NASA'sSpirit rover has stumbled upon evidence of an ancient volcanic explosion at"Home Plate," a plateau of layered bedrock near the rover's landingsite in Gusev Crater.
The findinglends more evidence to the idea that Mars had a watery past, and marks thefirst explosive volcanic deposit seen by Spirit or its rover twin, Opportunity. However, scientists have long known ancient Mars wasvolcanic. The evidence is plain: Olympus Mons, the tallest known volcanoand mountain in our solar system.
Steve Squyres of Cornell University, said the rock'slayers are probably from a volcanic explosion. The findings are detailed inthe May 4 issue of the journal Science.
Evidenceshows the area near Home Plate is mostly basaltic rock--indicating water mayhave mixed with magma beneath the Martian ground. When basalt erupts, Squyres said, it's normally smooth-flowing lava and notblown outward. "One way for basaltic lava to cause an explosion is for itto come into contactwith water--it's the pressure from the steam that causes it to goboom."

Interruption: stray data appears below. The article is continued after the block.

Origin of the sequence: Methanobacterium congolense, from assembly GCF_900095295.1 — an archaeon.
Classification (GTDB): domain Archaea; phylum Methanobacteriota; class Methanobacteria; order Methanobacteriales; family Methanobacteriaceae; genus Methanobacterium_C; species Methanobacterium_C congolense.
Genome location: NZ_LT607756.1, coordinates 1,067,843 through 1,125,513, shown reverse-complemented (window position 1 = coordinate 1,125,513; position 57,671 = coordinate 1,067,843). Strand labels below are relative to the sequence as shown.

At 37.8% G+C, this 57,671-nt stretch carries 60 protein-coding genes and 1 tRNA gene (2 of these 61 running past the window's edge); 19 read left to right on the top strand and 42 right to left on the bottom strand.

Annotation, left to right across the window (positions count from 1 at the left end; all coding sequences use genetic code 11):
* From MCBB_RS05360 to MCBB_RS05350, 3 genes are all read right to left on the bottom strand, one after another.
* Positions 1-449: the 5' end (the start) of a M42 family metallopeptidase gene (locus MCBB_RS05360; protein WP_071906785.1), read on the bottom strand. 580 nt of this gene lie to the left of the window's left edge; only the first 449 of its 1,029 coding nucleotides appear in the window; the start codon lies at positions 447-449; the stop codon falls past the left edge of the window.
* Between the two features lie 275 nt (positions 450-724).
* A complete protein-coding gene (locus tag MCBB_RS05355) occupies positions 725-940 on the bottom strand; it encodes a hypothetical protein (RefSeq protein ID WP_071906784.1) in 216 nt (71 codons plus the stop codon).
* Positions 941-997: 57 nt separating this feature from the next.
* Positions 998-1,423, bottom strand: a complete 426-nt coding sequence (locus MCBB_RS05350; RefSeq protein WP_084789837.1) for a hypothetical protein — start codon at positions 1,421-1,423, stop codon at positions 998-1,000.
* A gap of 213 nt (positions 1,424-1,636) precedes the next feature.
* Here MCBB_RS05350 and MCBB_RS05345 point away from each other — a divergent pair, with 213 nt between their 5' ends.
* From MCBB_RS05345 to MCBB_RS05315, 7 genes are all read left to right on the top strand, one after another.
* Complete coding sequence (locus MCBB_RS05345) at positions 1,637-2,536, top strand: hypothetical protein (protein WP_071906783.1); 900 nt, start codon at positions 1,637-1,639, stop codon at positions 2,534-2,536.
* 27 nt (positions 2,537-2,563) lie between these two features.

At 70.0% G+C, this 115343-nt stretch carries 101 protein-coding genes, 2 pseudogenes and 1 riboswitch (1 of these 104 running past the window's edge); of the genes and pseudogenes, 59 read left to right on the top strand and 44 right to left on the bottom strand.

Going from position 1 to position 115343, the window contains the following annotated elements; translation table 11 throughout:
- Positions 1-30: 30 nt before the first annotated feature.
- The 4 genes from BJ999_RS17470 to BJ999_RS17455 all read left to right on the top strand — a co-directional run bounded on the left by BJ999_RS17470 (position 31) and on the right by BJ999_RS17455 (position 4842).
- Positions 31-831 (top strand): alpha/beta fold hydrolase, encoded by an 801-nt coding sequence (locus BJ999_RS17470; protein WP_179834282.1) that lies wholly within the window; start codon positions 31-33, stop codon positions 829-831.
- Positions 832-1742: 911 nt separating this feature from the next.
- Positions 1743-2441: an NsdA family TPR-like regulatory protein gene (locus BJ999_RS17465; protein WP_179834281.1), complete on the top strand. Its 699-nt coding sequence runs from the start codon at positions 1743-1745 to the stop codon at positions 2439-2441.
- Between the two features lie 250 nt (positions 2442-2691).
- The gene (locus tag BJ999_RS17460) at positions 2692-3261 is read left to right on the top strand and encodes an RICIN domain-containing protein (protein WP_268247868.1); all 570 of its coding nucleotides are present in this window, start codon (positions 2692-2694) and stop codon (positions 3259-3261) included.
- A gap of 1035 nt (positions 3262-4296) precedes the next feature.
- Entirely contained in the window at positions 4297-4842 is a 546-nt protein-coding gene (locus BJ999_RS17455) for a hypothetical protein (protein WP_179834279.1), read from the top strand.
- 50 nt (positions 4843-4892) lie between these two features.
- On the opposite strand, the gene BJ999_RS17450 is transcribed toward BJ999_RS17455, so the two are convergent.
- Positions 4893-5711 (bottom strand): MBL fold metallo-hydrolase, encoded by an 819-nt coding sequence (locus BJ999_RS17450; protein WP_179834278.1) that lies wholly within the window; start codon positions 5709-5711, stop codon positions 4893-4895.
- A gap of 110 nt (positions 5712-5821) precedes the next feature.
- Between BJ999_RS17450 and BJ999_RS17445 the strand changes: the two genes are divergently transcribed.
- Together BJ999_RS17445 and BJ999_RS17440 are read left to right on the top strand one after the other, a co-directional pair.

The explosivebasalt isn't the only red flag for water. Another example is the high chlorinecontent of the rocks, which might indicate that basalt had come into contactwith brine, or saltwater.
But one ofthe strongest pieces of evidence is a "bombsag" on the lower slopes of the plateau. On Earth, bomb sagsform when rocks eject skyward by a volcanic explosion and fall into softdeposits which deform as they land.
Spirit and Opportunity are in their fourth year of exploringMars. As of April 26, Spirit had spent 1,177 sols, or Martian days, on thesurface of Mars and had driven 4.4 miles, and Opportunityhad spent 1,157 sols and driven 6.5 miles.
"Consideringtheir age, both rovers are in good health," said John Callas, project managerof the Mars Exploration Rover mission at NASA's Jet Propulsion Laboratory, Pasadena, California.
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Dave Mosher is currently a public relations executive at AST SpaceMobile, which aims to bring mobile broadband internet access to the half of humanity that currently lacks it. Before joining AST SpaceMobile, he was a senior correspondent at Insider and the online director at Popular Science. He has written for several news outlets in addition to Live Science and Space.com, including: Wired.com, National Geographic News, Scientific American, Simons Foundation and Discover Magazine.